Jackson and his team evaluated a number of possible solutions, ultimately selecting one proposed by HPE. The HPE solution included local storage using CTERA running on HPE ProLiant DL380 Servers to capture video 24×7 at each prison facility, and long-term off-site storage built on HPE Apollo 4000 systems and Scality RING to securely retain video of incidents.

Jackson notes: “HPE came to us with an end-to-end solution, which met all of our needs. It provides a level of storage that’s quite large and allows plenty of room for expansion. Also importantly, it gives us the ability to look at the data, determine if it’s still needed or not for an open investigation of the incident, and delete it in a manageable way after four years and one day.”

Storing sensitive video data over a long period requires the utmost in security. However, Jackson and his team also needed a solution that’s easy to manage and enables video data to be deleted when appropriate. HPE and Scality deliver on all counts.

Security, reliability, efficiency, and scalability are essential in a storage solution preserving video data essential to ensuring the safety and security of prison staff and inmates. Jackson underscores this point, saying: “Video data has a huge impact on the safety and security of our staff and prisoners. People’s lives are at stake in extreme cases. Therefore, it’s hugely important that there are safeguards around how the data is stored and secured. HPE and Scality provide us with assurance that those safeguards are in place and that they will work.” Jackson concludes: “Prisons can be difficult environments, so any technology we use must work. We’ve had a very good relationship with HPE for many years and have confidence in the solution HPE and Scality have brought. It does what it says on the tin. That’s a huge thing for us. If there is an incident, it’s highly important that the solution works and is reliable.”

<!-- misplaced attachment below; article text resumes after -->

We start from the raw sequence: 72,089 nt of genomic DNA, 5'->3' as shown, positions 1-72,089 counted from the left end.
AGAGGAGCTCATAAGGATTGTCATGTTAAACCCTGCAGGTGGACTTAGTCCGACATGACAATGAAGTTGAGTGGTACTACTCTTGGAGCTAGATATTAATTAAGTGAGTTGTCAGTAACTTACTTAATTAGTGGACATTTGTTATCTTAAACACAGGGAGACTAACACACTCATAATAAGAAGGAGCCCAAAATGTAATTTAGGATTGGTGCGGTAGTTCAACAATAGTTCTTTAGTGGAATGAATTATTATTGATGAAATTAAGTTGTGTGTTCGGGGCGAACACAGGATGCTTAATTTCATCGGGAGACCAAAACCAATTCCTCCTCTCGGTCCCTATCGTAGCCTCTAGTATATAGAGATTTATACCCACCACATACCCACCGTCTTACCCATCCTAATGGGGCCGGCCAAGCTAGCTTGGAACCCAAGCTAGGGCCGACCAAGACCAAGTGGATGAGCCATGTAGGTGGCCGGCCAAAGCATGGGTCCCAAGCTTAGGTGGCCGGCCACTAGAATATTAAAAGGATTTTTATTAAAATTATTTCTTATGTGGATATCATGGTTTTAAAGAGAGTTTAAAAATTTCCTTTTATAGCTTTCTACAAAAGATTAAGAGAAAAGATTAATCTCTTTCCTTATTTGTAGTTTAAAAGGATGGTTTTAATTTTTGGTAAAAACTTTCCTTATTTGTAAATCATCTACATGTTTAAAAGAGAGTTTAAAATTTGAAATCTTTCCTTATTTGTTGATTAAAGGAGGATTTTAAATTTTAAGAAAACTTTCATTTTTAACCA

Data processing solutions are increasingly accessible. They run in hybrid cloud environments. Organisations do not need to design or run these environments alone, but can deploy flexible, managed, pay-as-you-use solutions by partnering with experts such as HPE.

By talking to experts, organisations can assess opportunities available to them and access the best technologies on which to build the next generation of public services.

To find out more contact:

Enda Cusack
Hewlett Packard Enterprise
T: 00 353 872 361 780
E: enda.cusack@hpe.com
W: www.hpe.com/ie/en/solutions/public-sector-industries.html